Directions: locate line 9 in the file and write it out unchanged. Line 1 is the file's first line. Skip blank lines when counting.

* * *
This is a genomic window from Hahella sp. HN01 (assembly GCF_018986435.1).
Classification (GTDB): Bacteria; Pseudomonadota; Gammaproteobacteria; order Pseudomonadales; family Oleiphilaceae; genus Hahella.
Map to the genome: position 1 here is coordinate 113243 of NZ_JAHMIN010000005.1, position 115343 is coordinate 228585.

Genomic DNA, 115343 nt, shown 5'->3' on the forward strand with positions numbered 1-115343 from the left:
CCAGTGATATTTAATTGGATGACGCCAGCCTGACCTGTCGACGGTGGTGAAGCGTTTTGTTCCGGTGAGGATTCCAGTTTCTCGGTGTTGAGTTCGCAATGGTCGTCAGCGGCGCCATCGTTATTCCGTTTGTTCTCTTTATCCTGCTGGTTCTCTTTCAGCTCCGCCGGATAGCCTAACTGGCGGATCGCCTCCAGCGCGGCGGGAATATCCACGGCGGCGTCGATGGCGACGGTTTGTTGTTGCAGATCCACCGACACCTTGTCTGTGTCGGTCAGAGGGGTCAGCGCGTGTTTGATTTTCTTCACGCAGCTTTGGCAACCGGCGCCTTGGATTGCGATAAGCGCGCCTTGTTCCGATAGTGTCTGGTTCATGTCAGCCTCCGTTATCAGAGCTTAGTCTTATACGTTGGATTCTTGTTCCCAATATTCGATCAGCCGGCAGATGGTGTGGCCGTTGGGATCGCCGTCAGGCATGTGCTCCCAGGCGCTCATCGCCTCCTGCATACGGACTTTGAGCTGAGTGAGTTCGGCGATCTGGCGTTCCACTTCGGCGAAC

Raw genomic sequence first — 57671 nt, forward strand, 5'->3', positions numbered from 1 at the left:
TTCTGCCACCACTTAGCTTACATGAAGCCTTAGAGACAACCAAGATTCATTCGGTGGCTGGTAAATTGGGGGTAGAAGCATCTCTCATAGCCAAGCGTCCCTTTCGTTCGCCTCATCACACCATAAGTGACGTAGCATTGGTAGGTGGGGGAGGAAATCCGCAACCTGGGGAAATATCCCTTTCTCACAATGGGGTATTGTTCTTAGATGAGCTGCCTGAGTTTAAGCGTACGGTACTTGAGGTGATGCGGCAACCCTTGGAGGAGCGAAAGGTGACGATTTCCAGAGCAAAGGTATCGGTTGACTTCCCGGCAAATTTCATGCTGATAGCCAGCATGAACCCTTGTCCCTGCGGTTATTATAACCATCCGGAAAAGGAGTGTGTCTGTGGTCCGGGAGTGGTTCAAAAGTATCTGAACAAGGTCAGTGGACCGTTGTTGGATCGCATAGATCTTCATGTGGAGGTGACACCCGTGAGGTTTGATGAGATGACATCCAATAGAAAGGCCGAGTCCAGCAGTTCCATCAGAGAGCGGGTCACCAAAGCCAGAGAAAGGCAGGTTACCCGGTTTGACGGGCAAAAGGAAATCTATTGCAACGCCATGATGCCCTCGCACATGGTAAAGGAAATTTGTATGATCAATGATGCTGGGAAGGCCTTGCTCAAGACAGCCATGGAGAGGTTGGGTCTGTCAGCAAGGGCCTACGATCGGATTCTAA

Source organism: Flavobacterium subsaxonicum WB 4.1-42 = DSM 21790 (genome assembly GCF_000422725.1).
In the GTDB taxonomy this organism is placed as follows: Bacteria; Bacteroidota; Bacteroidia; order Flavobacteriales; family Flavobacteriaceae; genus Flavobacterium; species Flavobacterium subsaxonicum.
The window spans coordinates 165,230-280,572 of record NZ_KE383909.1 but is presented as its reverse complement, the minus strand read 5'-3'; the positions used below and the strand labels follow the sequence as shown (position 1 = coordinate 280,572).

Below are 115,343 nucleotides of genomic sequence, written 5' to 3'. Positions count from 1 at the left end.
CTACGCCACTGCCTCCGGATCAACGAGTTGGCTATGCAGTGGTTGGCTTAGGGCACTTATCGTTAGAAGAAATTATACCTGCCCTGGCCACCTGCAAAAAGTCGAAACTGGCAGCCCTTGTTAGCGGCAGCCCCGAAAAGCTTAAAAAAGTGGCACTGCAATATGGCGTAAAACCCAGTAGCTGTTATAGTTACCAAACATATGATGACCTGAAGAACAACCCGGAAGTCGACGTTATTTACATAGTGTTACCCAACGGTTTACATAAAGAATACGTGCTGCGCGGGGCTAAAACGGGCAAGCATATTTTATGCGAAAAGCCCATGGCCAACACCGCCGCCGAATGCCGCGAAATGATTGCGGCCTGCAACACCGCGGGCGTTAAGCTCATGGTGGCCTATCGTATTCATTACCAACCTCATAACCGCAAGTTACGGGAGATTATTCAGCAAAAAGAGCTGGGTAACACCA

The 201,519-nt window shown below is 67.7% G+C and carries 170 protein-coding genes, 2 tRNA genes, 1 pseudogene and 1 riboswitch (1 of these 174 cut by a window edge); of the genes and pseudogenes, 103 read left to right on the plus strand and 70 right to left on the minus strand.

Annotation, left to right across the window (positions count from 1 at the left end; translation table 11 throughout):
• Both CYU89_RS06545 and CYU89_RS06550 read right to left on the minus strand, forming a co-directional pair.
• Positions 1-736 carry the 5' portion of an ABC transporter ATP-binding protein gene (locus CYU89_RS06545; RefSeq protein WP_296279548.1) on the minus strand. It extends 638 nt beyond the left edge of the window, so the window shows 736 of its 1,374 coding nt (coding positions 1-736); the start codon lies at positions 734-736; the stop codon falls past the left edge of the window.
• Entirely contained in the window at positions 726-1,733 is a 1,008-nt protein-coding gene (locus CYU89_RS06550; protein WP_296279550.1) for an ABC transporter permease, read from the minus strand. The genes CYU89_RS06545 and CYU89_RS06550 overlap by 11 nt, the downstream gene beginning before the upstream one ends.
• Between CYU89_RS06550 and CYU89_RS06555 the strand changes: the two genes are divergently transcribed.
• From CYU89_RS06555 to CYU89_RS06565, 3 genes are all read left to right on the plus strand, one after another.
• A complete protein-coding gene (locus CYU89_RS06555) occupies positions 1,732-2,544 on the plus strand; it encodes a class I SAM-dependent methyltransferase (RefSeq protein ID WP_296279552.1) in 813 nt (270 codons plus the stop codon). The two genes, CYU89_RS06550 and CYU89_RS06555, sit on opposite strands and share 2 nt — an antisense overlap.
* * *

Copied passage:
In the GTDB taxonomy this organism is placed as follows: Bacteria; Bacteroidota; Bacteroidia; order Flavobacteriales; family Flavobacteriaceae; genus Flavobacterium; species Flavobacterium subsaxonicum.